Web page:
Abayateye: Secor — for the greater good

Philemon Abayateye, Opinion Editor

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Self-interest and self-preservation: These are important motivations of individual action.

We can all claim to care more about others than ourselves in every situation, which could probably be true — sometimes. But the truth is that commitment to impeccable altruism tends to fade away when we realize that our right to self-preservation is challenged.

I think this is what explains the contentions around the proposed expansions to the section of Secor Road between Bancroft and Central.

It’s not that people feel the expansion isn’t needed; it’s more about whether they’re willing to make the necessary sacrifices in order for it to happen.

No matter its form, the proposed expansion would require residents to forfeit aspects of the lifestyles they’re used to. It may mean leaving the neighborhood altogether or losing the benefits of a luxurious Ottawa Hills school district education for their kids or, yet, the worst: losing good chunks of their yards.

The question that we must all answer, however, is whether these sacrifices are necessary — of course, for the greater good?

We should ask ourselves if it’s right for us to expect these people — most of whom have lived in their homes for decades — to just give up this right. And would they be greedy in choosing to double down and stay put, especially in a society that prides itself in guaranteeing protections for private rights and properties?

Frankly, I’m in a dilemma about these issues, and I hope you are too because these don’t lend themselves to a simple “yes” or “no” answer.

I do think that individuals have the right to seek personal preservation. Yet, in severe situations such as this I believe that the collective good should take precedence.

Let me put this situation into perspective. That stretch of road has two lanes in both directions with each measuring nine feet wide. It’s a very narrow stretch, one which had 199 crashes between 2013 and 2015 alone. It’s probably fair to call it one of the most terrifying roads in Toledo, regardless of whether you’re an experienced driver or just a novice.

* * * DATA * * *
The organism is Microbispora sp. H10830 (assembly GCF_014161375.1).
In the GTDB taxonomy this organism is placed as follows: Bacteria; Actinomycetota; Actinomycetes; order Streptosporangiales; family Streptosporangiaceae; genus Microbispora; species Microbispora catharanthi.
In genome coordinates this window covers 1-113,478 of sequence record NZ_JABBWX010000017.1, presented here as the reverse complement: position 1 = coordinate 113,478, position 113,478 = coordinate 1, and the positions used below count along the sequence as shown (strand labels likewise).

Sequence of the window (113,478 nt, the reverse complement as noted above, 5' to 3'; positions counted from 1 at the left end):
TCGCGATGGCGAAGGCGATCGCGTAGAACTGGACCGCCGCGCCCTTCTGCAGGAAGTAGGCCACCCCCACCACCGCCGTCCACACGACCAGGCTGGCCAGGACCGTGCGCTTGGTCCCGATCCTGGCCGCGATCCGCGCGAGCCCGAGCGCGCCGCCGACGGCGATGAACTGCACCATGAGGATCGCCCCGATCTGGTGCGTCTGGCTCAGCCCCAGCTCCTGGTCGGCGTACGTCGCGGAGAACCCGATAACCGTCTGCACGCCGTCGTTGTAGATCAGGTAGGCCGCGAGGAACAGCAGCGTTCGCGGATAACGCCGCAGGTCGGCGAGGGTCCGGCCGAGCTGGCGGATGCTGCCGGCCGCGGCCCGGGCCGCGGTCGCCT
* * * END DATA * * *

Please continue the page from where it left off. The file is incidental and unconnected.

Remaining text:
The City of Toledo and Village of Ottawa Hills presented residents with four proposals to consider.

The first two would widen the existing lanes, add a left-turn lane and a median as well as two roundabouts at both the Bancroft and Kenwood intersections. The only difference between these is the additional walkways on either side included in only the first proposal.

City officials and engineers would prefer one of these choices, but the residents criticize the negative impacts they come with. Particularly, they pointed to both potential personal losses and revenue losses to the Ottawa Hills school district. Instead, they would rather have two broader lanes with a turn lane at the middle or, rather, leave the road as it is presently.

What is not in dispute is that motorists know something needs done about the situation. But, clearly, that’ll not happen if we continue to count on these residents to know and do what is right by society.

It helps the democratic process that the authorities are trying to explain all the benefits of expansion and get them to support it, but if all of what they see are the personal losses, it’d be hard to get this support.

It’s in these types of situations that established authorities become important. Both the city and the village have legitimate power to get these residents to do what they must do.

The federal government does this well when it invokes the “eminent domain” clause. This clause allows the government or its agency to take private property for public use after providing some compensation. Local authorities have their own ways around this issue too.

That leaves us with the other question about whether expanding this road is an urgent public need. Each person’s response, I’d imagine, depends on where he or she stands on the issue — especially whether he’ll or she’ll be directly affected by the construction.

Yet whatever our motivations are for answering the question, I hope that we’ll all agree to do right by the public.

I understand that it is hard for a person to give up a place that he or she has become emotionally attached to, but is that emotional attachment worth the possible loss of human lives?

The truth is that sometimes I feel safer on I-75 with all those semi-trailers and box trucks competing over the highway with me than I feel on Secor.

And the fact that I feel that way, and I have reason to think others share this feeling, should matter to the people entrusted with making the difficult but necessary policy choices for this city.

It should also matter to Secor’s residents that the majority of their fellow city residents feel this bad about something they’re so unwilling to let go.

Of course, these people are entitled to staying put and enjoying the sanctity of their properties, but so are the majority of us who care about our safety on Secor.

So back to the question of whether it is right for the majority of us to expect the residents to make these sacrifices: I say yes. Yes, not because I care less about their right to self-preservation, but because in this case, I feel the greater good justifies that request.

Philemon Abayateye is a Ph.D. student in the Department of Geography and Planning and the IC’s Opinion Editor.

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Abayateye: Secor — for the greater good